If your computer has already been infected

Since the ransomware usually runs in the background mode, the victims do not at once notice what is going on. But how to spot a threat that infected a computer? What should alert the user?

Leaving out the encrypted files with obscure names (this is a tough luck), the main sign showing the device has been infected is when a system is running slow. And since the viruses are usually downloaded when searching the Internet, the first symptoms can be spotted exactly during this time.

Here are some of these symptoms:

  • slow loading of pages;
  • sudden synchronization of your computer with a cloud disk when no files have been changed;
  • high CPU utilization and RAM consumption unexplained by any reasonable causes.

If your hard disk is attacked with the ransomware, the treatment may be long and difficult, and you won’t do without specialists. But anyone can render first aid to the computer before addressing the “doctors”:

  1. Having noticed some dubious processes, it is necessary to immediately turn off the Internet on the device and put it in the hibernation mode.
  2. After that, you need to run the Antivirus scan. In case some suspicious files have been found, don’t delete them but send to the quarantine. Then they should be forwarded to the anti-virus tech support for a check, research, and selection of the decoder.

You shouldn’t do the following:

  • change the extension of the damaged files;
  • delete them or treat them with Antivirus on your own;
  • reinstall the OS.

All these measures will not help, but rather do even more damage.

You also can search for the decrypt file tools developed by the cyber security experts on the network. Of course, you should do it only on the official websites of the antivirus programs, rather than on dubious forums, where instead of removing it you can pick up some new viruses. Although it is unlikely you will manage to find the antivirus for the latest type of ransomware virus, it is still possible that the computer was attacked by an older version of the Trojan ransomware and the “antidote” for the latter has already been created.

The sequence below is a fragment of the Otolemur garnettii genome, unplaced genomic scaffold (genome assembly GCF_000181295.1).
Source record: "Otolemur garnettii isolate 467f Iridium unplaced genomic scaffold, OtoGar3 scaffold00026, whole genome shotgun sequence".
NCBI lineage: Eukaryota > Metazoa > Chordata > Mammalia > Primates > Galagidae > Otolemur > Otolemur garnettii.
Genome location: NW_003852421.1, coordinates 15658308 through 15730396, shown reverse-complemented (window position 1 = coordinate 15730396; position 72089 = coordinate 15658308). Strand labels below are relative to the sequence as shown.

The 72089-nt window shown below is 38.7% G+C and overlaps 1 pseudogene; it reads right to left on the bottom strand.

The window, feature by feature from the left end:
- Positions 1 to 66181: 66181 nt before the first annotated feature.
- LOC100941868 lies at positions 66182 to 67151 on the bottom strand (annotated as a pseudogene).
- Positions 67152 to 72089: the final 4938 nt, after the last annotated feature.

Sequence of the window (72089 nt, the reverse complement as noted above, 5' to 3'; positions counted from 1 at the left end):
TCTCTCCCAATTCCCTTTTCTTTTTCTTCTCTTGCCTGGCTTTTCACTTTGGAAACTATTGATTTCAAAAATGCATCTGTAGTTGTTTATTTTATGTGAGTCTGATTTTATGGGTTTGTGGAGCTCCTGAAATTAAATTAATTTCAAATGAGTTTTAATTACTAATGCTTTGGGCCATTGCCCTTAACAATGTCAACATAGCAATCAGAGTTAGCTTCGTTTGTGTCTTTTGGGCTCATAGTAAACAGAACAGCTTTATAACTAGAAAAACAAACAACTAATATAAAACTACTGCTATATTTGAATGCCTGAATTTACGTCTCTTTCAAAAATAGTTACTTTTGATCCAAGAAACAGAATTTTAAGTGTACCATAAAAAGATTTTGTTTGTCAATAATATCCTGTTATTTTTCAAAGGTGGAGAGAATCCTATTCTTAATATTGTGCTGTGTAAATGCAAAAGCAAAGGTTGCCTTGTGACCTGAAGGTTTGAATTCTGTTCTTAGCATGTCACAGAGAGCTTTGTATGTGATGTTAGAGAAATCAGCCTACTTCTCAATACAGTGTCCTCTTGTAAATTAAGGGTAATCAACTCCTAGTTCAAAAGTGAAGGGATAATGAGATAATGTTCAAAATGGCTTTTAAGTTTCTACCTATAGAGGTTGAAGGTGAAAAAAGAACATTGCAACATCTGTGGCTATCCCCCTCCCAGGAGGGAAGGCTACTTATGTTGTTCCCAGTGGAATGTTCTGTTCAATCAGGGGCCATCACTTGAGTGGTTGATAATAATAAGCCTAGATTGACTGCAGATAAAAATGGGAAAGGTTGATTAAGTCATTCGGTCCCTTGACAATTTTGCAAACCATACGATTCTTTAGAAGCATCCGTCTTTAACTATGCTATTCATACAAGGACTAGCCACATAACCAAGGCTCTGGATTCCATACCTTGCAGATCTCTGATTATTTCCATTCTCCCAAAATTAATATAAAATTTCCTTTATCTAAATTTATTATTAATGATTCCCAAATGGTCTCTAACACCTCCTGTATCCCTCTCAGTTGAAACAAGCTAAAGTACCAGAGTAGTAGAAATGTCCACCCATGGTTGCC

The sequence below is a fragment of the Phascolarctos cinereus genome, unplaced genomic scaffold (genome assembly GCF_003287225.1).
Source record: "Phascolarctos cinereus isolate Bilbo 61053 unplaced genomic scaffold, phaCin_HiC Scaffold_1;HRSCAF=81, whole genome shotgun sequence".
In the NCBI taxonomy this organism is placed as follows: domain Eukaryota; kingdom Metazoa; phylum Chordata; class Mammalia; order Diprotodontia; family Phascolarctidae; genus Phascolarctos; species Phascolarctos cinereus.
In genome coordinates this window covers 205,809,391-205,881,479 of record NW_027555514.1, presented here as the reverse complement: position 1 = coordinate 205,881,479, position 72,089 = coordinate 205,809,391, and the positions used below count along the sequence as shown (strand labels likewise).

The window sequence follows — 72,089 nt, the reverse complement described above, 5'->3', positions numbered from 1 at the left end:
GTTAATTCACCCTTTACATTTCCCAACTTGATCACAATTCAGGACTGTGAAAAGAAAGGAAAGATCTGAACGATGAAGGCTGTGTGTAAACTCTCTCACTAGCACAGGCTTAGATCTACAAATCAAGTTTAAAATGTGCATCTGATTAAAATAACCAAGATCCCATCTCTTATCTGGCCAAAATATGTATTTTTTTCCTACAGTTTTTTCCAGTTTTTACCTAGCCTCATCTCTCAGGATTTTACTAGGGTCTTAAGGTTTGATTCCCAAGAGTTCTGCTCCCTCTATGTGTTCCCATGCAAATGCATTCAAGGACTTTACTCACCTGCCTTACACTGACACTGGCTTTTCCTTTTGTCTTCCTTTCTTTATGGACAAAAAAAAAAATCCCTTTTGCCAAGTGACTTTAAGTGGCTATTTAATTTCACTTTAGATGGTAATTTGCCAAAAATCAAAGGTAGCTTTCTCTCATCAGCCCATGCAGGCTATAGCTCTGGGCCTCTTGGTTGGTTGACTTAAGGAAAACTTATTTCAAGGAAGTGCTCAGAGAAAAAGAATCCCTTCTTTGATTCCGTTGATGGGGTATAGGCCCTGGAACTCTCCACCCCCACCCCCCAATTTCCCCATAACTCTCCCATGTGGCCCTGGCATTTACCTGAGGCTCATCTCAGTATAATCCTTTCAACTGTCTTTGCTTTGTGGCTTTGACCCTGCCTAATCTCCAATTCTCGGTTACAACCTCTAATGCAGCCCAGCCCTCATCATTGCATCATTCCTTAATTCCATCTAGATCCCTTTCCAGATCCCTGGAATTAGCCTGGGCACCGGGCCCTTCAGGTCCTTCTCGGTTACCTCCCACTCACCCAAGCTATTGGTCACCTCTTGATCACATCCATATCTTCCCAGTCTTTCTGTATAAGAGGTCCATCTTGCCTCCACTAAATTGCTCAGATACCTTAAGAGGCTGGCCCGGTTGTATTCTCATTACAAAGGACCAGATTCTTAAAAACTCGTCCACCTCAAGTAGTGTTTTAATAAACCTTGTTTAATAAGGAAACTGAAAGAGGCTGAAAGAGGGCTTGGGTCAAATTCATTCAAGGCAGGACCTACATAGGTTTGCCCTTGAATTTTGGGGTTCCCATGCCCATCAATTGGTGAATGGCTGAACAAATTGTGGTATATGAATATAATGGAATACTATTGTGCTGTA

So should we pay the extortionists? Of course, there is a hope to “convince” the ransomware to decode files by paying money. But you shouldn’t count on a mutually beneficial agreement since fraudsters’ aim doesn’t change: it is to cheat and always win.

The best protection against the ransomware is to be cautious and vigilant. Before the infection, rather than after that.

Author: Denis Shokotko

Once upon a time, in a small town there lived a boy named little Denis. As years went by and the boy grew up, his interest in everything new and unknown grew, too. Denis was particularly interested in information technologies. And, his feelings were reciprocated. His new hobby was so fascinating that he decided to devote the rest of his life to it. Soon after that, he developed his first software program, then another one and another one, and more... In software development, no one could compare to him. His talent could not but be noticed and appreciated. Before long, he is among the originators of a new innovative project. And now, Protectimus in Denis’ life is like a mistress that would not share him with another or put up with any unfaithfulness :)